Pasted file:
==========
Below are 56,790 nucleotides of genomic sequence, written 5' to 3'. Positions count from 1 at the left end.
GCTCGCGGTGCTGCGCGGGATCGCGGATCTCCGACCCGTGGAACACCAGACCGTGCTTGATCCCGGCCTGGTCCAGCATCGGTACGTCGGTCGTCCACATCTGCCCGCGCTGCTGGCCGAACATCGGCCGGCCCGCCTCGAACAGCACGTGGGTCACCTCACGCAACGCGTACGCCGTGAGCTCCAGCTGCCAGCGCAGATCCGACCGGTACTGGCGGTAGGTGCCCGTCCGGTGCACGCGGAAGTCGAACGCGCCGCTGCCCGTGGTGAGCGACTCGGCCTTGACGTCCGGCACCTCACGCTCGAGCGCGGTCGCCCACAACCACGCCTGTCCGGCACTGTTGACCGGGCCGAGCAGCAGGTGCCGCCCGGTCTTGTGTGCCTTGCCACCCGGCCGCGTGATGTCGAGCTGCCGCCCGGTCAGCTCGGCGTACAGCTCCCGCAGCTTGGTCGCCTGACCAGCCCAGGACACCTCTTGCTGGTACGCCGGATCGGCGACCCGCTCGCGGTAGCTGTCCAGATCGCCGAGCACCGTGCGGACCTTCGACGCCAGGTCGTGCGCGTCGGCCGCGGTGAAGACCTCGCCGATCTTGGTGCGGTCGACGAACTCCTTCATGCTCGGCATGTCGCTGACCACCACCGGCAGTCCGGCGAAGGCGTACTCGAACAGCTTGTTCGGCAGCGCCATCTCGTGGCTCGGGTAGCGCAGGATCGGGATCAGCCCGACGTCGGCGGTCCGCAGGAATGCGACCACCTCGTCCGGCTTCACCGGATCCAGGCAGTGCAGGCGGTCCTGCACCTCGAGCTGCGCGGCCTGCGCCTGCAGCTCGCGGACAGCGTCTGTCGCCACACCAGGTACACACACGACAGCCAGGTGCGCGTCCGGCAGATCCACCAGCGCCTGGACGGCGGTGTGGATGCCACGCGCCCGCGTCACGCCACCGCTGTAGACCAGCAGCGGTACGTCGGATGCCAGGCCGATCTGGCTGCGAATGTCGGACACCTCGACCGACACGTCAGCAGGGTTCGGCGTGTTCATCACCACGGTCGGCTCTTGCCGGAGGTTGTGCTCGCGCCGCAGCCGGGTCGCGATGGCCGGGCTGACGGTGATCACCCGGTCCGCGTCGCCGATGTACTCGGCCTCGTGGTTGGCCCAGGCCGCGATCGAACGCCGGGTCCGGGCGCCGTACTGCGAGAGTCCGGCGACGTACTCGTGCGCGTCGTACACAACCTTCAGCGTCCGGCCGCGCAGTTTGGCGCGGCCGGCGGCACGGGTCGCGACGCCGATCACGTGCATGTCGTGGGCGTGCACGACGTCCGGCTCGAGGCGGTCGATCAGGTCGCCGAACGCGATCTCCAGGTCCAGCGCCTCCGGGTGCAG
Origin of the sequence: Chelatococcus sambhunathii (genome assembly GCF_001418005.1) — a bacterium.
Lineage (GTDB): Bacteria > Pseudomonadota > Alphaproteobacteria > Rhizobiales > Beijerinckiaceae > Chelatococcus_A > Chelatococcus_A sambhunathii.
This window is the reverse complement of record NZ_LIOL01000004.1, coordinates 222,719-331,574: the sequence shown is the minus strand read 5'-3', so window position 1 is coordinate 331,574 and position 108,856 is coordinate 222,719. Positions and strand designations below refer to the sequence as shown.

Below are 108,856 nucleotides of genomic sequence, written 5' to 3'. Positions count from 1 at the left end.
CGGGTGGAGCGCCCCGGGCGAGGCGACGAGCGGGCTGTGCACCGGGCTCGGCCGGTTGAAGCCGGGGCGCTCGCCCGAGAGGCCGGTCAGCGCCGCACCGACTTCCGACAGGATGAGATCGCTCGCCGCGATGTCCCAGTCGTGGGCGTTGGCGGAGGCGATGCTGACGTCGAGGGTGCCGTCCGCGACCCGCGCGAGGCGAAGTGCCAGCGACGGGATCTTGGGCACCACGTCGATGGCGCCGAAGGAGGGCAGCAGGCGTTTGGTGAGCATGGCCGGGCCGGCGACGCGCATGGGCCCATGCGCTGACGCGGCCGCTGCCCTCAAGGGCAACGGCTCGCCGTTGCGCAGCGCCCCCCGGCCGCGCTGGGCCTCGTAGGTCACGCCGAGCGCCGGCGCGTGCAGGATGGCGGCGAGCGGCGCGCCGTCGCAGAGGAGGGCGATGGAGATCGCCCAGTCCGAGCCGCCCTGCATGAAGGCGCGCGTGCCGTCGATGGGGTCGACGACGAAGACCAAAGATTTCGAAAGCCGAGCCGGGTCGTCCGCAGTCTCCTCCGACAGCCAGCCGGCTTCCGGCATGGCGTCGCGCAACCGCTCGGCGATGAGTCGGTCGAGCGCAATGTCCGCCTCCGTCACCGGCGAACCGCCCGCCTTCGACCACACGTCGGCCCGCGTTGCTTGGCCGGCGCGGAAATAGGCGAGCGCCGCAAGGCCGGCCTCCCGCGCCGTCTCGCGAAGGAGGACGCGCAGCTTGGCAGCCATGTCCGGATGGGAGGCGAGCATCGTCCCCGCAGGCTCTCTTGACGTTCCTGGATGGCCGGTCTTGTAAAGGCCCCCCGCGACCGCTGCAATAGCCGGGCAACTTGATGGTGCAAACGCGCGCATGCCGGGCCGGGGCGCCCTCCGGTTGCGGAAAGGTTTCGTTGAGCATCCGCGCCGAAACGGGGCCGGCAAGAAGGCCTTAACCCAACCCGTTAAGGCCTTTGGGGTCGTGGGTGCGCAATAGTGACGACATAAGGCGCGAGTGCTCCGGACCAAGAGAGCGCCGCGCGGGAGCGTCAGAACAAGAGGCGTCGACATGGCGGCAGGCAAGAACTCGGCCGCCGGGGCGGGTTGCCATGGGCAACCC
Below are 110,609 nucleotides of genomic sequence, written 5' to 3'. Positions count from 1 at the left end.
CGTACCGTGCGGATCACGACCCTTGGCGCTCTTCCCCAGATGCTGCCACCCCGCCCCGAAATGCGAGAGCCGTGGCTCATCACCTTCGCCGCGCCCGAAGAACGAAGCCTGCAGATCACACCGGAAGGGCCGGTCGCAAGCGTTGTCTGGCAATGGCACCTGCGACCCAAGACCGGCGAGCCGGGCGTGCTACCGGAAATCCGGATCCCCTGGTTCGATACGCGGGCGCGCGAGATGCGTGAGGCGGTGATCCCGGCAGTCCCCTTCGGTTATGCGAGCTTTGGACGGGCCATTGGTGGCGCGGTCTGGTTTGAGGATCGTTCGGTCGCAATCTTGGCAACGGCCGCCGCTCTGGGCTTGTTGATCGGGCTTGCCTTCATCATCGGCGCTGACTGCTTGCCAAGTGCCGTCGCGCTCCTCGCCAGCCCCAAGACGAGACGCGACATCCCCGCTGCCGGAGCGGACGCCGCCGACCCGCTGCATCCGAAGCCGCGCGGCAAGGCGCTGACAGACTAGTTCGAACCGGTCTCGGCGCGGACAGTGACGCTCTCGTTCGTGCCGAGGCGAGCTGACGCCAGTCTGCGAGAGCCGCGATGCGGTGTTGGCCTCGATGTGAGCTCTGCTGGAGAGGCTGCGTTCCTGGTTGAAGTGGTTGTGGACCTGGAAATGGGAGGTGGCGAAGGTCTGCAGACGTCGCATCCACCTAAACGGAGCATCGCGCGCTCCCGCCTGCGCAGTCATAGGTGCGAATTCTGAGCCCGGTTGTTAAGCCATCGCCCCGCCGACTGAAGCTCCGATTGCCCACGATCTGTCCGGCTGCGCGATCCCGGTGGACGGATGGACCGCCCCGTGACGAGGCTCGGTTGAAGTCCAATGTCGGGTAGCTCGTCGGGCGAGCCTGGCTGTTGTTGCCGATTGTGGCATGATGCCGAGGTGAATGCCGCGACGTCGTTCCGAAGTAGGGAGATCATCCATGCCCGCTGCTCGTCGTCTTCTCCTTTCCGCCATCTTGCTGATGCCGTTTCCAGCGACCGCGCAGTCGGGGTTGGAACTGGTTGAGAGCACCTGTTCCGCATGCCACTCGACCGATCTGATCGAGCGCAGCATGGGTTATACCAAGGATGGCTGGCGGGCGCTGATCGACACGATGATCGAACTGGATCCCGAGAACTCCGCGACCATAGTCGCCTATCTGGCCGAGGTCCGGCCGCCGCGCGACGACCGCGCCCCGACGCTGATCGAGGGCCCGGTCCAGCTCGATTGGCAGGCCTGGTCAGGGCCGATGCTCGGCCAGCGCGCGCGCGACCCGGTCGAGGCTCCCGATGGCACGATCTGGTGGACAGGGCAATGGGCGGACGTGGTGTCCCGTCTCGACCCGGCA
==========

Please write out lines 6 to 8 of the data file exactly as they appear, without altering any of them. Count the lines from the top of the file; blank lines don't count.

Below are 108,856 nucleotides of genomic sequence, written 5' to 3'. Positions count from 1 at the left end.
CGGGTGGAGCGCCCCGGGCGAGGCGACGAGCGGGCTGTGCACCGGGCTCGGCCGGTTGAAGCCGGGGCGCTCGCCCGAGAGGCCGGTCAGCGCCGCACCGACTTCCGACAGGATGAGATCGCTCGCCGCGATGTCCCAGTCGTGGGCGTTGGCGGAGGCGATGCTGACGTCGAGGGTGCCGTCCGCGACCCGCGCGAGGCGAAGTGCCAGCGACGGGATCTTGGGCACCACGTCGATGGCGCCGAAGGAGGGCAGCAGGCGTTTGGTGAGCATGGCCGGGCCGGCGACGCGCATGGGCCCATGCGCTGACGCGGCCGCTGCCCTCAAGGGCAACGGCTCGCCGTTGCGCAGCGCCCCCCGGCCGCGCTGGGCCTCGTAGGTCACGCCGAGCGCCGGCGCGTGCAGGATGGCGGCGAGCGGCGCGCCGTCGCAGAGGAGGGCGATGGAGATCGCCCAGTCCGAGCCGCCCTGCATGAAGGCGCGCGTGCCGTCGATGGGGTCGACGACGAAGACCAAAGATTTCGAAAGCCGAGCCGGGTCGTCCGCAGTCTCCTCCGACAGCCAGCCGGCTTCCGGCATGGCGTCGCGCAACCGCTCGGCGATGAGTCGGTCGAGCGCAATGTCCGCCTCCGTCACCGGCGAACCGCCCGCCTTCGACCACACGTCGGCCCGCGTTGCTTGGCCGGCGCGGAAATAGGCGAGCGCCGCAAGGCCGGCCTCCCGCGCCGTCTCGCGAAGGAGGACGCGCAGCTTGGCAGCCATGTCCGGATGGGAGGCGAGCATCGTCCCCGCAGGCTCTCTTGACGTTCCTGGATGGCCGGTCTTGTAAAGGCCCCCCGCGACCGCTGCAATAGCCGGGCAACTTGATGGTGCAAACGCGCGCATGCCGGGCCGGGGCGCCCTCCGGTTGCGGAAAGGTTTCGTTGAGCATCCGCGCCGAAACGGGGCCGGCAAGAAGGCCTTAACCCAACCCGTTAAGGCCTTTGGGGTCGTGGGTGCGCAATAGTGACGACATAAGGCGCGAGTGCTCCGGACCAAGAGAGCGCCGCGCGGGAGCGTCAGAACAAGAGGCGTCGACATGGCGGCAGGCAAGAACTCGGCCGCCGGGGCGGGTTGCCATGGGCAACCC
Below are 110,609 nucleotides of genomic sequence, written 5' to 3'. Positions count from 1 at the left end.